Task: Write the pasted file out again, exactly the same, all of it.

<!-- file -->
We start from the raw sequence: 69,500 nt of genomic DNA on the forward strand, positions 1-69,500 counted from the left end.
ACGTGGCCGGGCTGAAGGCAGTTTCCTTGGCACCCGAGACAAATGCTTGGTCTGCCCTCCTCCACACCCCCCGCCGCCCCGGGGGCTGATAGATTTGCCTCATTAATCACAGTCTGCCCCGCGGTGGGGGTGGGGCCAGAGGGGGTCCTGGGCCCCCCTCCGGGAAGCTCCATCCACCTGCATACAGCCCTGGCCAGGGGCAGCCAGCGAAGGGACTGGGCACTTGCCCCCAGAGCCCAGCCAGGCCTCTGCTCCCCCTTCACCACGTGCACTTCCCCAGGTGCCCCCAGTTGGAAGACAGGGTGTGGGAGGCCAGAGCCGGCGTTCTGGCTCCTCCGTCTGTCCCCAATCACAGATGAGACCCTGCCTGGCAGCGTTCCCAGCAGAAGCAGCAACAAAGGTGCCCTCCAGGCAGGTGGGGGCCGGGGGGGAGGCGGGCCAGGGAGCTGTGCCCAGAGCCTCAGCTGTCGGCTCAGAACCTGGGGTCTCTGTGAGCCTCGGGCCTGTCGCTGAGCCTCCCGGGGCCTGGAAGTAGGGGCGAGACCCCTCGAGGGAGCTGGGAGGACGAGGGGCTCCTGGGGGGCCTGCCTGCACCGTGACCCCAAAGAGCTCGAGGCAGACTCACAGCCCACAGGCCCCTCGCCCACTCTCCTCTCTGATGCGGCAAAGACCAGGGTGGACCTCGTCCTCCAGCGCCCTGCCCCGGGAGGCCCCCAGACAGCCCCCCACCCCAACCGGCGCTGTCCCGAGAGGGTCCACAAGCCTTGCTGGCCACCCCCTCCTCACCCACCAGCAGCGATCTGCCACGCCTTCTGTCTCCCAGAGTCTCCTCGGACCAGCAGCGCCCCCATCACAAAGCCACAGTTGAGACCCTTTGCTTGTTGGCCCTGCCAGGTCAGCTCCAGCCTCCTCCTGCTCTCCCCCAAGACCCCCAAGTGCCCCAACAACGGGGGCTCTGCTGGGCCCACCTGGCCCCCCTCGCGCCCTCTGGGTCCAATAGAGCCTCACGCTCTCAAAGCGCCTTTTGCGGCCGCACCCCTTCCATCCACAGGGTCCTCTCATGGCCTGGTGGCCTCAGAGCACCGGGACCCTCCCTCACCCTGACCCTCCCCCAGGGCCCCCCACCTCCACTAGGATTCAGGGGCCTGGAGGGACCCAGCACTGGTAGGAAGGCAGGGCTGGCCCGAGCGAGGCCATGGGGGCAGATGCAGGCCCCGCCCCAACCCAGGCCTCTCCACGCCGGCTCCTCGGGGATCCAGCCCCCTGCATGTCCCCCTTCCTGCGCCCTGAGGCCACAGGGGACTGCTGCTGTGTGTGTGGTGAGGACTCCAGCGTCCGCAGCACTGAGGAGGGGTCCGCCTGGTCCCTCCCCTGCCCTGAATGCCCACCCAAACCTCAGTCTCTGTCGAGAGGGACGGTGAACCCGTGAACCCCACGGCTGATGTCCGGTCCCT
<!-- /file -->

We start from the raw sequence: 69,500 nt of genomic DNA on the forward strand, positions 1-69,500 counted from the left end.
ACGTGGCCGGGCTGAAGGCAGTTTCCTTGGCACCCGAGACAAATGCTTGGTCTGCCCTCCTCCACACCCCCCGCCGCCCCGGGGGCTGATAGATTTGCCTCATTAATCACAGTCTGCCCCGCGGTGGGGGTGGGGCCAGAGGGGGTCCTGGGCCCCCCTCCGGGAAGCTCCATCCACCTGCATACAGCCCTGGCCAGGGGCAGCCAGCGAAGGGACTGGGCACTTGCCCCCAGAGCCCAGCCAGGCCTCTGCTCCCCCTTCACCACGTGCACTTCCCCAGGTGCCCCCAGTTGGAAGACAGGGTGTGGGAGGCCAGAGCCGGCGTTCTGGCTCCTCCGTCTGTCCCCAATCACAGATGAGACCCTGCCTGGCAGCGTTCCCAGCAGAAGCAGCAACAAAGGTGCCCTCCAGGCAGGTGGGGGCCGGGGGGGAGGCGGGCCAGGGAGCTGTGCCCAGAGCCTCAGCTGTCGGCTCAGAACCTGGGGTCTCTGTGAGCCTCGGGCCTGTCGCTGAGCCTCCCGGGGCCTGGAAGTAGGGGCGAGACCCCTCGAGGGAGCTGGGAGGACGAGGGGCTCCTGGGGGGCCTGCCTGCACCGTGACCCCAAAGAGCTCGAGGCAGACTCACAGCCCACAGGCCCCTCGCCCACTCTCCTCTCTGATGCGGCAAAGACCAGGGTGGACCTCGTCCTCCAGCGCCCTGCCCCGGGAGGCCCCCAGACAGCCCCCCACCCCAACCGGCGCTGTCCCGAGAGGGTCCACAAGCCTTGCTGGCCACCCCCTCCTCACCCACCAGCAGCGATCTGCCACGCCTTCTGTCTCCCAGAGTCTCCTCGGACCAGCAGCGCCCCCATCACAAAGCCACAGTTGAGACCCTTTGCTTGTTGGCCCTGCCAGGTCAGCTCCAGCCTCCTCCTGCTCTCCCCCAAGACCCCCAAGTGCCCCAACAACGGGGGCTCTGCTGGGCCCACCTGGCCCCCCTCGCGCCCTCTGGGTCCAATAGAGCCTCACGCTCTCAAAGCGCCTTTTGCGGCCGCACCCCTTCCATCCACAGGGTCCTCTCATGGCCTGGTGGCCTCAGAGCACCGGGACCCTCCCTCACCCTGACCCTCCCCCAGGGCCCCCCACCTCCACTAGGATTCAGGGGCCTGGAGGGACCCAGCACTGGTAGGAAGGCAGGGCTGGCCCGAGCGAGGCCATGGGGGCAGATGCAGGCCCCGCCCCAACCCAGGCCTCTCCACGCCGGCTCCTCGGGGATCCAGCCCCCTGCATGTCCCCCTTCCTGCGCCCTGAGGCCACAGGGGACTGCTGCTGTGTGTGTGGTGAGGACTCCAGCGTCCGCAGCACTGAGGAGGGGTCCGCCTGGTCCCTCCCCTGCCCTGAATGCCCACCCAAACCTCAGTCTCTGTCGAGAGGGACGGTGAACCCGTGAACCCCACGGCTGATGTCCGGTCCCT